Tell us what has worked for you in the past. Hell, tell us about what's failed for you too, so we don't repeat the same mistake!

What works best for you? - How do you removed candle wax from glass jars?

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    • francescajohnston profile image

      francescajohnston 

      5 years ago

      Great info! I'll definitely try this! Blessings =)

    • profile image

      anonymous 

      5 years ago

      I have done this too - thanks for sharing..

    • GoodGirlSEO profile imageAUTHOR

      GoodGirlSEO 

      5 years ago

      That's a very good point! I love the idea of pouring the wax into some sand or earth substrate. Thanks for the tip! :)

    • SoyCandleLover profile image

      BW Duerr 

      5 years ago from Henrietta, New York

      Great idea for a lens. I'm an avid candle maker and candle recycler (sp?). But I agree with artyfax. Do not pour it down the sink drain. It WILL clog eventually since water does not stay hot all the way down the drain pipes. If your candle is soy, it melts at a lower temperature and can be safely poured into a paper cup. I use the candlewarmer, pour it into a cup, then wipe the remainder out with a rag ready to throw out or a disposable cloth. If it's not soy, pour into an aluminum can and keep rewarming the candle glass until the remaining paraffin can be removed.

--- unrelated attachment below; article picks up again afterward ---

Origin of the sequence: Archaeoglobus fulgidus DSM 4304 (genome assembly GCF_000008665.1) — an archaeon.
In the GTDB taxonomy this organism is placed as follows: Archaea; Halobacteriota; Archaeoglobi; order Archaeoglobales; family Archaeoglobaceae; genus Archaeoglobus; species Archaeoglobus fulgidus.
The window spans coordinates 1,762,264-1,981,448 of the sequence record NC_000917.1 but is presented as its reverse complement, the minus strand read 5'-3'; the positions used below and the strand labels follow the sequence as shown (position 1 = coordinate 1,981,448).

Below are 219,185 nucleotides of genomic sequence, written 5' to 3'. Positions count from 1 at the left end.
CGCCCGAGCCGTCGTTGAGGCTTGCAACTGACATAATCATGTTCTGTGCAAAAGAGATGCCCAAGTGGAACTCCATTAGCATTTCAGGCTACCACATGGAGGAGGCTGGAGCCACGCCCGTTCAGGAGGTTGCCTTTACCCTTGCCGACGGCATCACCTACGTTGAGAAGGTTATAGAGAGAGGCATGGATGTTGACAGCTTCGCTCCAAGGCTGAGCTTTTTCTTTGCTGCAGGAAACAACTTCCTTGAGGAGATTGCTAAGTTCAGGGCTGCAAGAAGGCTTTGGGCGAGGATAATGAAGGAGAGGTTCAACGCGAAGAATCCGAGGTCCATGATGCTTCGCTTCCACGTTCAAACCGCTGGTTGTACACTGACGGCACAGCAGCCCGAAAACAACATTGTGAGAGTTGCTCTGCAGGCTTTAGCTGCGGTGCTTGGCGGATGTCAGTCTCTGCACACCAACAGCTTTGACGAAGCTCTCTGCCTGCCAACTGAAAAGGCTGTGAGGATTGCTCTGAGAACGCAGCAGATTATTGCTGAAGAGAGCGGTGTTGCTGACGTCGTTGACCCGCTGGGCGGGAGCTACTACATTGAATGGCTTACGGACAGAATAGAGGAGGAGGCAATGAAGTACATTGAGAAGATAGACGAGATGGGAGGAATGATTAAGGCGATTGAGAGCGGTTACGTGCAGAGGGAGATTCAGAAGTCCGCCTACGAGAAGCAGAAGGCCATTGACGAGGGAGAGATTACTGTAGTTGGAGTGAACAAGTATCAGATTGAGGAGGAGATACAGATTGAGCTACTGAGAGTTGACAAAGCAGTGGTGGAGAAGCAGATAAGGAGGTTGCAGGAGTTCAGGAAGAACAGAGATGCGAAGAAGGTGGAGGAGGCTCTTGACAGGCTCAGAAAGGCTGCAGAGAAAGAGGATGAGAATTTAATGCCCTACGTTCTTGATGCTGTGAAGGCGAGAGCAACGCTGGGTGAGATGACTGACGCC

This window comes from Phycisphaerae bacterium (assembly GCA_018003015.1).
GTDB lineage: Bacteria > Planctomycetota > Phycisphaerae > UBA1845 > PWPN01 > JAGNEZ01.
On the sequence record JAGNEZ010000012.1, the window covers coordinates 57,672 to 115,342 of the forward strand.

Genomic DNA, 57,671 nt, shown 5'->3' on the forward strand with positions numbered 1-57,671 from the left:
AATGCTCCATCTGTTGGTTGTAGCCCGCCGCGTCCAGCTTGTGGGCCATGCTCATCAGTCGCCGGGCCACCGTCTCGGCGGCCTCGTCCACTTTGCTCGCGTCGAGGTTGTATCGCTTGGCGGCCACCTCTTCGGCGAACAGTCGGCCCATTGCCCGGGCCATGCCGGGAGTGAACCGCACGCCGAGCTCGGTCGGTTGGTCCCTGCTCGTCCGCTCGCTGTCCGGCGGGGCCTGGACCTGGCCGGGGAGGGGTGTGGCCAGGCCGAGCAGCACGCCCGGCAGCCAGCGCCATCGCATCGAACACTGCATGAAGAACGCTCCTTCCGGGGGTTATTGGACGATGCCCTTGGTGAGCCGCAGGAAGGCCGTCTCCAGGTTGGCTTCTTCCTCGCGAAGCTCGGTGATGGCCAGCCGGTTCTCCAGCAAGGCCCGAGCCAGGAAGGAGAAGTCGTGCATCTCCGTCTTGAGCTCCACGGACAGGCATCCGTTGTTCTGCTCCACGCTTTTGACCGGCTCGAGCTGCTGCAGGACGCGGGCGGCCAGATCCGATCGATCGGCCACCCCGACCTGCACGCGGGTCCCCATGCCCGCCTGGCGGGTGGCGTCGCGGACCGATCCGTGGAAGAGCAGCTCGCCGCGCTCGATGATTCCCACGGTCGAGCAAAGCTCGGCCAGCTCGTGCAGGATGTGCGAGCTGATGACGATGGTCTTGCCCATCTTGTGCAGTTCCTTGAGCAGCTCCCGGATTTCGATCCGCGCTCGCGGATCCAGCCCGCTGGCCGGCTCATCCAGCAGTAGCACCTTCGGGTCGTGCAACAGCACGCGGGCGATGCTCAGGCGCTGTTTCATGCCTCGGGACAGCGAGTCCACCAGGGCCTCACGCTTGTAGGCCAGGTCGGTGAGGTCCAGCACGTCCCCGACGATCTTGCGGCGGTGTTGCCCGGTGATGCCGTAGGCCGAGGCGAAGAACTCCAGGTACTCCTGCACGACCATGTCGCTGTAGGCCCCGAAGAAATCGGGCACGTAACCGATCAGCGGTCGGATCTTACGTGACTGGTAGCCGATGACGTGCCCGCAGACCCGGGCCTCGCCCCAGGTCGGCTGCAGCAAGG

• John Dyhouse profile image

      John Dyhouse 

      5 years ago from UK

      My worry here is that by pouring melted wax down a sink, even if you use running hot water at the time, when it eventually solidifies - and it will - it will be the start of a blockage in the waste pipe / sewer. The hot water will cool down somewhere along the line. Far more preferable to pour the waste wax into a bucket of earth or sand, etc and then dispose of it as solid waste.

    • profile image

      anonymous 

      5 years ago

      try putting the used glass candle jar in the freezer. the remaining wax at the bottom will easily slip out when it is well frozen.

    • profile image

      JoshK47 

      6 years ago

      What excellent info! Thanks kindly for sharing. :)

    • profile image

      anonymous 

      6 years ago

      thanks for sharing with us

    • justDawn1 profile image

      justDawn1 

      6 years ago

      Going to give it a try! Thanks!

    • profile image

      anonymous 

      6 years ago

      very helpful lens

    • GoodGirlSEO profile imageAUTHOR

      GoodGirlSEO 

      6 years ago

      That's a good idea. You can also use the glass for a lot of other things, too. Some of them are great for adding to your cup collection or using as shot glasses. Other are better to use for things like gifts and decorations.

      Thanks for reading!

    • Country-Sunshine profile image

      Country Sunshine 

      6 years ago from Texas

      I don't burn candles, so II've never considered what you do with the leftover glass. My guess is you'd just put another candle in it?